The official German-language model names Transporter and Kombi (Kombinationskraftwagen, combined-use vehicle) have also caught on as nicknames. Kombi is not only the name of the passenger variant, but is also the Australasian and Brazilian term for the whole Type 2 family; in much the same way that they are all called VW-Bus in Germany, even the pickup truck variations. In Mexico, the German Kombi was translated as Combi, and became a household word thanks to the vehicle’s popularity in Mexico City‘s public transportation system. In Peru, where the term Combi was similarly adopted, the term Combi Asesina(Murdering Combi) is often used for buses of similar size, due to the notorious recklessness and competition of bus drivers in Lima to get passengers. In Portugal it is known as Pão-de-Forma (Breadloaf) because its design resembles a bread baked in a mold. Similarly, in Denmark, the Type 2 is referred to as Rugbrød (Rye bread).Finns dubbed it Kleinbus (mini-bus), as many taxicab companies adopted it for group transportation; the name Kleinbus has become an appellative for all passenger vans. The vehicle is also known as Kleinbus in Chile.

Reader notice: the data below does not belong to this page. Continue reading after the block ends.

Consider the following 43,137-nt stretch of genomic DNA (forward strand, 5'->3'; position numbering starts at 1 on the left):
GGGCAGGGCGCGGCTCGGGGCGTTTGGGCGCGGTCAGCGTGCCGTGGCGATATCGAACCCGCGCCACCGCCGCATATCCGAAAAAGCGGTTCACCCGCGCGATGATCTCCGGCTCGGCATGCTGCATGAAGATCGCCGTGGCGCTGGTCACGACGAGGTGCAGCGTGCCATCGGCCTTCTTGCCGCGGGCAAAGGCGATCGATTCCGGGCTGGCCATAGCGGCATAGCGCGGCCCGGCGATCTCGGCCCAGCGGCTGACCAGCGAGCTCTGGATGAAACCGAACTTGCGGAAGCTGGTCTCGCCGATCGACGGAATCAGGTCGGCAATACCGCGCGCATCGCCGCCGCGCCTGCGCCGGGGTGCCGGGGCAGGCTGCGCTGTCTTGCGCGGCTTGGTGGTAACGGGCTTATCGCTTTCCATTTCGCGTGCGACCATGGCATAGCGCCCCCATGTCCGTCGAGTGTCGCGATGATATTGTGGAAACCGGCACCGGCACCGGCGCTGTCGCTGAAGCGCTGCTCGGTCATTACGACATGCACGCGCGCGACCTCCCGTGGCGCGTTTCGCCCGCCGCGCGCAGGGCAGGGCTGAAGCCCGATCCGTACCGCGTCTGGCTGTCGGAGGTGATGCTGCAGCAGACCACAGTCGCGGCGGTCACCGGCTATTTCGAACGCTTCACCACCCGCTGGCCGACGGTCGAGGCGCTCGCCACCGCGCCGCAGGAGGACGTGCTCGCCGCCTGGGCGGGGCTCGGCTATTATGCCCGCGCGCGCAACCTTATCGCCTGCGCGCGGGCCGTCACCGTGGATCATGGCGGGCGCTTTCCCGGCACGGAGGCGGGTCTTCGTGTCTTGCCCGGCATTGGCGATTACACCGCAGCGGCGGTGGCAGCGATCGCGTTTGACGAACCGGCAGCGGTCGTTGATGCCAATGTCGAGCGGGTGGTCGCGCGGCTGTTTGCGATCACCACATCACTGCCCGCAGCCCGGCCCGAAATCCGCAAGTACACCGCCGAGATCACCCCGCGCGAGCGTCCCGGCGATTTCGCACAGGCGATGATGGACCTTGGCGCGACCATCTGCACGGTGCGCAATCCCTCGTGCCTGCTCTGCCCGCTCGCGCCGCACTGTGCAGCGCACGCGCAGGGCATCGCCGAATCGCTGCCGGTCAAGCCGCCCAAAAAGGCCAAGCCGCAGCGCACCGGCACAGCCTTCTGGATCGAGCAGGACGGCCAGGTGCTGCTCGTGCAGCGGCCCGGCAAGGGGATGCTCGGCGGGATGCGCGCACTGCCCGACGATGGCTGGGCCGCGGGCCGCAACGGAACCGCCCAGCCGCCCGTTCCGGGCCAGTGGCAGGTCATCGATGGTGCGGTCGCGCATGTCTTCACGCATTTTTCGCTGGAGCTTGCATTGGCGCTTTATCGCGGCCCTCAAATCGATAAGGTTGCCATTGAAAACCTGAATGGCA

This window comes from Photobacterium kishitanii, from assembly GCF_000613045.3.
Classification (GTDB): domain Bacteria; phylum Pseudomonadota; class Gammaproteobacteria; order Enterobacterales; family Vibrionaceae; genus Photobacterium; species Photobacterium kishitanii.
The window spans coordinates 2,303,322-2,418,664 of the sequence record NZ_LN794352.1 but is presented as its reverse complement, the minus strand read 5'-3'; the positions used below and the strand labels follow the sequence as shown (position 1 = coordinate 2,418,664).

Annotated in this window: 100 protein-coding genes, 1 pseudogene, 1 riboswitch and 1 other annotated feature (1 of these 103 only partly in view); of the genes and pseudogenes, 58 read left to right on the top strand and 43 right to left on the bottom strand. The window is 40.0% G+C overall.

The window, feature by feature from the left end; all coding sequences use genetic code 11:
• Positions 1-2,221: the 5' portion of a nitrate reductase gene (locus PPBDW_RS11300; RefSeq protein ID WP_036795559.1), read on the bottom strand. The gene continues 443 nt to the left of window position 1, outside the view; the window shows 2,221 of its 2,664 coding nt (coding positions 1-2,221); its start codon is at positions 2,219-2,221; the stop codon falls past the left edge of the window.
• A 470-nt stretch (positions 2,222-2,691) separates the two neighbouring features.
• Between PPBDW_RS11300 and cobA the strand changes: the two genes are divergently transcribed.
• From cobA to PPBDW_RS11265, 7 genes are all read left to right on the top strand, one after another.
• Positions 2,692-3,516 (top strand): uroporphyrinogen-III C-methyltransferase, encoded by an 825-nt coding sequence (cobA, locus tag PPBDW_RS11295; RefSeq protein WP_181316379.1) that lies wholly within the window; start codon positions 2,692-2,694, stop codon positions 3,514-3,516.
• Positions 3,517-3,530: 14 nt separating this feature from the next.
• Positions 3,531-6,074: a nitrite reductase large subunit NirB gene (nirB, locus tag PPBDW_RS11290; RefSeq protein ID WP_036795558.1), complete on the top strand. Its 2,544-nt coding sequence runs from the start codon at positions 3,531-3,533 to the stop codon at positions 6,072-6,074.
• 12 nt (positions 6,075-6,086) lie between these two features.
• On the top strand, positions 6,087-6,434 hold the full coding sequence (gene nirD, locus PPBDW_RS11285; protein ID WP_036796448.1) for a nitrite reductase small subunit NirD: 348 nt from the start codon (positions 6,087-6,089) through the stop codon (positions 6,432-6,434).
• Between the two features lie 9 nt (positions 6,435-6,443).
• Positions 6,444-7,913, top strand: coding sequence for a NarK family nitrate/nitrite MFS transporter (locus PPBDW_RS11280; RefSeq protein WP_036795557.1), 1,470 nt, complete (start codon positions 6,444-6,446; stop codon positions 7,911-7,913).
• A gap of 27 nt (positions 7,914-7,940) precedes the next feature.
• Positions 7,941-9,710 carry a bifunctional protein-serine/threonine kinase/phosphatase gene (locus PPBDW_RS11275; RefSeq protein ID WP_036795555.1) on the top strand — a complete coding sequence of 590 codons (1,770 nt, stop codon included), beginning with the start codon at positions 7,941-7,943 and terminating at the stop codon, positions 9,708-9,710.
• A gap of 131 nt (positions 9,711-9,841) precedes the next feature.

In the US, however, it is a VW bus, a “vee-dub”, a minibus, a hippie-mobile, hippie bus, or hippie van, “combie”, Microbus or a Transporter to aficionados. The early versions produced before 1967 used a split front windshield (giving rise to the nickname “Splitty”), and their comparative rarity has led to their becoming sought after by collectors and enthusiasts. The next version, sold in the US market from 1968 to 1979, is characterised by a large, curved windshield and is commonly called a “bay-window”. It was replaced by the Vanagon, of which only the Westfalia camper version has a common nickname, “Westy”.

It was called Volksie Bus in South Africa, notable in a series of that country’s TV commercials. Kombi is also a generic nickname for vans and minibuses in South Africa and Swaziland, often used as a means of public transportation. In Nigeria it was called Danfo.

In the UK, it is known as a “Campervan”, “hippy van”, “vdub”, “love machine of delight”, “Shaggin-Wagen” and as the more tongue-in-cheek “mind expanding van”.

References

  1. ^ “History of the Volkswagen bus”. Brinse.com. Retrieved 2011-08-19.
  2. ^ Patinkin, Mark/ “1969 was the most tumultuous and normal year”Providence Journal, 28 July 2009
  3. ^ Walters, Jeff. “Type 2 Roots”, in Hot VWs, 7/84, p.45.
  4. a b Walters, p.45.
  5. a b c d e f g h i j k Walters, p.46.
  6. a b c d e f g Walters, p.47.
  7. ^ Walter, p.46.
  8. a b Walters, p.94.
  9. ^ “Volkswagen camper van marks 60 years of production”. BBC. 4 June 2010.
  10. ^ “Klv 20 Draisine, VW Bus”. Eisenbahndienstfahrzeuge.de. Retrieved 2011-08-19.